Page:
News and opinions on disability
and inclusion

How are we doing with tertiary education?

20/12/16 · Posted in Education, Employment, valuing people

Sam Murray, our National Policy Coordinator, takes us through data on tertiary students with a disability.

Christmas is almost here and it came early for me this year. I have discovered a treasure trove of data on tertiary students with a disability (and those that know me know how I like data).

If you have the time, come take a look with me.

Fair warning, it is self-identified data (so people were just asked whether they have a disability or not). We know self-identified data tends to undercount disabled people by about half (because people still associate disability with something bad and do not want to identify). For example, in this data, 2,010 students who said they had no disability had also accessed disability services at a tertiary provider.

The percentage of disabled students in tertiary providers has been steadily rising, which is good. Currently 21,280 tertiary students identify as having a disability. Click on any of the graphs to make them bigger.

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A graph showing the percentage of domestic tertiary students with a disability has been rising since 2010.

Students with disabilities were less likely to go to university. They were more likely to go to Te Wānanga o Aotearoa.

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A graph showing that disabled students are less likely to go to University.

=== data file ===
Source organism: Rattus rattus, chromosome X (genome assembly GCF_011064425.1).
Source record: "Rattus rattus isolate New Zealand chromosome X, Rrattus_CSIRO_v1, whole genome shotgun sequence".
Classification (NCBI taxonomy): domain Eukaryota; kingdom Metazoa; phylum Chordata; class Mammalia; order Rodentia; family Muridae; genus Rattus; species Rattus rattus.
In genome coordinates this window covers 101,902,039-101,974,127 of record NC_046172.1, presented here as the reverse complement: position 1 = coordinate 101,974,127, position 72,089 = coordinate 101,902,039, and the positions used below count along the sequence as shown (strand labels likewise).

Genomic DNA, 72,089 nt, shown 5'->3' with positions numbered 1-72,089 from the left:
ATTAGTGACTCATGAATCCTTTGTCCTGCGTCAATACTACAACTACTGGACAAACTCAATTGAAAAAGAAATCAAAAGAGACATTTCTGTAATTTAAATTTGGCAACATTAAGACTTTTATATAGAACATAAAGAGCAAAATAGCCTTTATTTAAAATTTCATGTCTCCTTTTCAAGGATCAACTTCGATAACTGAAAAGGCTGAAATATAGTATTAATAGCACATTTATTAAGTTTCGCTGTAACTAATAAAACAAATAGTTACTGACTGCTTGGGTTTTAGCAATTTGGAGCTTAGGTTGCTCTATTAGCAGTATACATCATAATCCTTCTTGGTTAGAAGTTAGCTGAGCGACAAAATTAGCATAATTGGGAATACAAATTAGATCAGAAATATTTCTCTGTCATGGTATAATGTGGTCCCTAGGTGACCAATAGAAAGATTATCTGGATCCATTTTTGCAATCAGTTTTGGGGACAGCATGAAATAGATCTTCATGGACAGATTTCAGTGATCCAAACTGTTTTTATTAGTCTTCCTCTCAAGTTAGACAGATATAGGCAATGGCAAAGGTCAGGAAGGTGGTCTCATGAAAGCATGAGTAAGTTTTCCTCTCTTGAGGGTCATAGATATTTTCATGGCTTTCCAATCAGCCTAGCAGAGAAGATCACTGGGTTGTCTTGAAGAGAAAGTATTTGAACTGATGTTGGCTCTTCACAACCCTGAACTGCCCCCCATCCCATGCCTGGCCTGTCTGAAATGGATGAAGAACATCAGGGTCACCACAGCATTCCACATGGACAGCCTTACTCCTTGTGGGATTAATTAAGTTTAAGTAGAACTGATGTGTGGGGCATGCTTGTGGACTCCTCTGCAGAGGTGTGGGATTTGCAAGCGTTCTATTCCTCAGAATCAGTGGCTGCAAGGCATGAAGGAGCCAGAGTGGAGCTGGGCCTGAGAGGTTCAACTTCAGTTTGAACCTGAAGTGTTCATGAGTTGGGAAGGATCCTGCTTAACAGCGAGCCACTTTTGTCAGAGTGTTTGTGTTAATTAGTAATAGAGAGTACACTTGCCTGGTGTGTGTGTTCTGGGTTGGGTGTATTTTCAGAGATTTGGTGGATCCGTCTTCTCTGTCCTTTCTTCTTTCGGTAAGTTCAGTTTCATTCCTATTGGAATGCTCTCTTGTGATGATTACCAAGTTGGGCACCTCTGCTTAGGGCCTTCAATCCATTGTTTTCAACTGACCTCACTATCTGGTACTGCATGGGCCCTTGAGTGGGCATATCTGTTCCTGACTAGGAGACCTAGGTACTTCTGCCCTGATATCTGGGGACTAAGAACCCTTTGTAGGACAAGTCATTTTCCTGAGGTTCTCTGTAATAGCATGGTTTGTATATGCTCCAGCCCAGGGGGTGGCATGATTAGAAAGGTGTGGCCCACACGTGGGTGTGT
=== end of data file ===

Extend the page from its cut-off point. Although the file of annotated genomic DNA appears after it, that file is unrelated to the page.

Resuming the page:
Disabled students were more likely to identify as Māori than non-disabled students were.

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Students with disabilities were less likely to have higher qualifications, which is something we need to work on.

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All of this matters because qualifications tend to improve the employment rate of people with disabilities (plus learning is fun and important for growing as a person). The employment rate is the percentage of people with jobs. Note the data below is from the 2013 Disability Survey.

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The employment rate for disabled people aged 15 to 44 with a Bachelor’s degree or higher is almost 81% (for non-disabled people it is 84%). The employment rate for disabled people aged 15 to 44 with no qualifications is 38% (for non-disabled people it is almost 55%). The employment gap between disabled people and non-disabled people decreases as both become better educated.  There may still be inequality in income and hours worked though.

To check out the data for yourself, go to the first spreadsheet on this page (Provider-based enrolments):

https://www.educationcounts.govt.nz/statistics/tertiary-education/participation

Happy holidays!

One Response to “How are we doing with tertiary education?”

  1. Mike Pulman says:

    Great blog again Sam.

    As you point out, the employment gap decreases the better educated a person is. This means, clearly, that education for people with disabilities must be equal and with fair resources available in early childhood, schools, and improved services at a tertiary level.

    The benefits are clear. Well done.

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